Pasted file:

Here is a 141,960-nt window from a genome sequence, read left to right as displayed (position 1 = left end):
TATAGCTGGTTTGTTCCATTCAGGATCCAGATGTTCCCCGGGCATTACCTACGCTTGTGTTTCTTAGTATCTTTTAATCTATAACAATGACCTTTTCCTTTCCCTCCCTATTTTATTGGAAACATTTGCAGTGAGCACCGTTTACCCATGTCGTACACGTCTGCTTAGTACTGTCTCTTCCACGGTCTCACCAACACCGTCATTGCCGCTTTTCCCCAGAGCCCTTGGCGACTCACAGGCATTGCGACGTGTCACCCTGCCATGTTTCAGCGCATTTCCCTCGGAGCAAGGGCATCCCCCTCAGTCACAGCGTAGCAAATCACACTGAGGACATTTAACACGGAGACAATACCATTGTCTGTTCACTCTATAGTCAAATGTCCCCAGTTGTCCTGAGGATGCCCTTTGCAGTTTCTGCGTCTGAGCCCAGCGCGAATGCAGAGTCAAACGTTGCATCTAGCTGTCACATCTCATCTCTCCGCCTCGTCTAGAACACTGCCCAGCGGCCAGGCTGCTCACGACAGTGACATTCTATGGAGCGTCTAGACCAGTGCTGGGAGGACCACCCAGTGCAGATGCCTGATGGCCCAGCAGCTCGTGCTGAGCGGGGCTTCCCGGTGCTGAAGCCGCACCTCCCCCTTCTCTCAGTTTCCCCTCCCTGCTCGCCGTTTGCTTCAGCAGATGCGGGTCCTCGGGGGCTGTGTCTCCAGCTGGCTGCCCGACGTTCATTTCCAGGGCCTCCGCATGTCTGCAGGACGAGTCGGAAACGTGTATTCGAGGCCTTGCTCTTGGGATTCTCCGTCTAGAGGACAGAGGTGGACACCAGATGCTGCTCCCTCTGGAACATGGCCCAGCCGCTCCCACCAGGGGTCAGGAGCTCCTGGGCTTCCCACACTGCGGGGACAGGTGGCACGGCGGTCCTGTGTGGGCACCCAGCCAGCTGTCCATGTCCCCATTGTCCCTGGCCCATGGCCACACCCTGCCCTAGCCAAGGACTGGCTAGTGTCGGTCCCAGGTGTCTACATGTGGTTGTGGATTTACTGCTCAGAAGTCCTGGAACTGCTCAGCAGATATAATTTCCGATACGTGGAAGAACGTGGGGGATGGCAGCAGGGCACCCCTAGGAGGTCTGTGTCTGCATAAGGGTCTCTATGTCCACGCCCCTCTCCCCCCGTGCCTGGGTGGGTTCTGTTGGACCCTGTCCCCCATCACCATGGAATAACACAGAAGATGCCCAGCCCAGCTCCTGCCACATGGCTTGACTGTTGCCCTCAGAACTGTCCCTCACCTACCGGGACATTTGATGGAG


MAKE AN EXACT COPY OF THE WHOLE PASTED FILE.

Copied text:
Here is a 141,960-nt window from a genome sequence, read left to right as displayed (position 1 = left end):
TATAGCTGGTTTGTTCCATTCAGGATCCAGATGTTCCCCGGGCATTACCTACGCTTGTGTTTCTTAGTATCTTTTAATCTATAACAATGACCTTTTCCTTTCCCTCCCTATTTTATTGGAAACATTTGCAGTGAGCACCGTTTACCCATGTCGTACACGTCTGCTTAGTACTGTCTCTTCCACGGTCTCACCAACACCGTCATTGCCGCTTTTCCCCAGAGCCCTTGGCGACTCACAGGCATTGCGACGTGTCACCCTGCCATGTTTCAGCGCATTTCCCTCGGAGCAAGGGCATCCCCCTCAGTCACAGCGTAGCAAATCACACTGAGGACATTTAACACGGAGACAATACCATTGTCTGTTCACTCTATAGTCAAATGTCCCCAGTTGTCCTGAGGATGCCCTTTGCAGTTTCTGCGTCTGAGCCCAGCGCGAATGCAGAGTCAAACGTTGCATCTAGCTGTCACATCTCATCTCTCCGCCTCGTCTAGAACACTGCCCAGCGGCCAGGCTGCTCACGACAGTGACATTCTATGGAGCGTCTAGACCAGTGCTGGGAGGACCACCCAGTGCAGATGCCTGATGGCCCAGCAGCTCGTGCTGAGCGGGGCTTCCCGGTGCTGAAGCCGCACCTCCCCCTTCTCTCAGTTTCCCCTCCCTGCTCGCCGTTTGCTTCAGCAGATGCGGGTCCTCGGGGGCTGTGTCTCCAGCTGGCTGCCCGACGTTCATTTCCAGGGCCTCCGCATGTCTGCAGGACGAGTCGGAAACGTGTATTCGAGGCCTTGCTCTTGGGATTCTCCGTCTAGAGGACAGAGGTGGACACCAGATGCTGCTCCCTCTGGAACATGGCCCAGCCGCTCCCACCAGGGGTCAGGAGCTCCTGGGCTTCCCACACTGCGGGGACAGGTGGCACGGCGGTCCTGTGTGGGCACCCAGCCAGCTGTCCATGTCCCCATTGTCCCTGGCCCATGGCCACACCCTGCCCTAGCCAAGGACTGGCTAGTGTCGGTCCCAGGTGTCTACATGTGGTTGTGGATTTACTGCTCAGAAGTCCTGGAACTGCTCAGCAGATATAATTTCCGATACGTGGAAGAACGTGGGGGATGGCAGCAGGGCACCCCTAGGAGGTCTGTGTCTGCATAAGGGTCTCTATGTCCACGCCCCTCTCCCCCCGTGCCTGGGTGGGTTCTGTTGGACCCTGTCCCCCATCACCATGGAATAACACAGAAGATGCCCAGCCCAGCTCCTGCCACATGGCTTGACTGTTGCCCTCAGAACTGTCCCTCACCTACCGGGACATTTGATGGAG